George Floyd’s brother describes disappointing call with President Trump
In the wake of George Floyd’s tragic death at the hands of a Minneapolis police officer, President Trump called Floyd’s brother Philonise Floyd, presumably to share his condolences. However, as Philonise explained to MSNBC’s Al Sharpton in an interview on Saturday, May 30, 2020 — his phone call with the President was disappointing.
Philonise spoke to both Joe Biden and Donald Trump and said that while he “begged” the presumptive Democratic nominee for “justice” for his brother, he said his call with Trump didn’t go quite so well.
Shaking his head and sighing, Philonise said the call with Trump was “so fast.”
“He didn’t give me the opportunity to even speak,” Philonise explained. “It was hard. I was trying to talk to him but he just kept like pushing me off like ‘I don’t want to hear what you’re talking about.’ I just told him I want justice. I said that I can’t believe that they committed a modern-day lynching in broad daylight. I can’t stand for that, that hurt me.”
We can’t say we’re shocked. Not listening is Trump’s hallmark. Earlier today he said that the protests outside the White House had “little to do with the memory of George Floyd,” but if he even read a single sign or listened to the protest speeches, he’d know that wasn’t true and he’d also know that the protests are about so much more — they’re about justice, civil rights, and a call to end police brutality.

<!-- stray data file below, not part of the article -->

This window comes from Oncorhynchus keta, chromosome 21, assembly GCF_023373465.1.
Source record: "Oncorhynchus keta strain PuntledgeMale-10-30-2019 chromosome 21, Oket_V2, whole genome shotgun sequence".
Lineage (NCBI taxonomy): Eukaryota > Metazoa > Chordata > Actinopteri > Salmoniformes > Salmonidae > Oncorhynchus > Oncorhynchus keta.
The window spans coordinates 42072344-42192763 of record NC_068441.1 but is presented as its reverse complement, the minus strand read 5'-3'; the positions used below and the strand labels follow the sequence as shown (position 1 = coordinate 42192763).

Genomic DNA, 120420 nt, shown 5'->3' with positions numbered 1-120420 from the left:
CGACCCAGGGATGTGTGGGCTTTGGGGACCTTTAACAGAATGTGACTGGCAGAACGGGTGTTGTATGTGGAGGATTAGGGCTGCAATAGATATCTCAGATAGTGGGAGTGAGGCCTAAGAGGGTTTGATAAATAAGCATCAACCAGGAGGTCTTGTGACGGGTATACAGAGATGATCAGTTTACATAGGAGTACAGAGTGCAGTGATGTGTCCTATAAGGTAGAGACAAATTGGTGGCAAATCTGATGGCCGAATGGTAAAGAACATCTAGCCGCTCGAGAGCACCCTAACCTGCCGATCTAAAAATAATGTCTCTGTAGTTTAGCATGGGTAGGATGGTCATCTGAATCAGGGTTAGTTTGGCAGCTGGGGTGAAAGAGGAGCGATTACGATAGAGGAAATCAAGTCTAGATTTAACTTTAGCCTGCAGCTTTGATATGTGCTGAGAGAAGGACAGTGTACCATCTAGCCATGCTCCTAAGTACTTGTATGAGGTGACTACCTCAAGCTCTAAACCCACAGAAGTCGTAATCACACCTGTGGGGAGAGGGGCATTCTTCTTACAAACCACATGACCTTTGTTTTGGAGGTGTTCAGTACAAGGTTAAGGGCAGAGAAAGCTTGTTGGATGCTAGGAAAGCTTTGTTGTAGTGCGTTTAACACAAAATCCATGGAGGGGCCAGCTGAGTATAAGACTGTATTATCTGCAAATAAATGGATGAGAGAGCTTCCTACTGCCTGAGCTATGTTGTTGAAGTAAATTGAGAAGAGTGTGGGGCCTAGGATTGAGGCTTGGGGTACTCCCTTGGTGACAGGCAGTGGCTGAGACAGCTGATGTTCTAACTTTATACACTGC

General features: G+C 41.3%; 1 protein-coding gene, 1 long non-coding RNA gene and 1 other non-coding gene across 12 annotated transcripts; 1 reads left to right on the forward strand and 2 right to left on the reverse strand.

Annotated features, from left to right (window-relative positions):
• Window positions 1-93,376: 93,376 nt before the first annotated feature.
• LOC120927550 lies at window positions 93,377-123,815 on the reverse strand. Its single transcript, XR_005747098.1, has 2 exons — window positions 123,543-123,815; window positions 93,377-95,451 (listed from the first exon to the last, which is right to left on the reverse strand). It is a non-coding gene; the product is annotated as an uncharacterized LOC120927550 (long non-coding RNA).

As Philonise continued to chat with Sharpton, he got emotional, fighting back tears and saying, “I just don’t understand, man. Why we have to go through this? Why we gotta have all this pain, man? I love my brother. I’m never going to see him again.”
Trump mentioned the phone call during a speech at the Kennedy Space Center on Saturday, claiming he “spoke to George’s family and expressed the sorrow of our entire nation for their loss.”
On Friday, Derek Chauvin was charged with the murder of George Floyd, though the other three officers who stood by as Chauvin pressed his knee in Floyd’s neck for eight minutes, have yet to be arrested. To that Philonese says, “They all need to be convicted of first-degree murder.”
“He wasn’t a person to them, he was scum. He was nothing,” Philonise told Sharpton. “I can imagine how many people they did like that. I don’t need them on the streets to kill anybody else. I’m hurt, my family is hurt. His kids are hurt. They will grow up without a father. Everybody is crying and in pain right now.”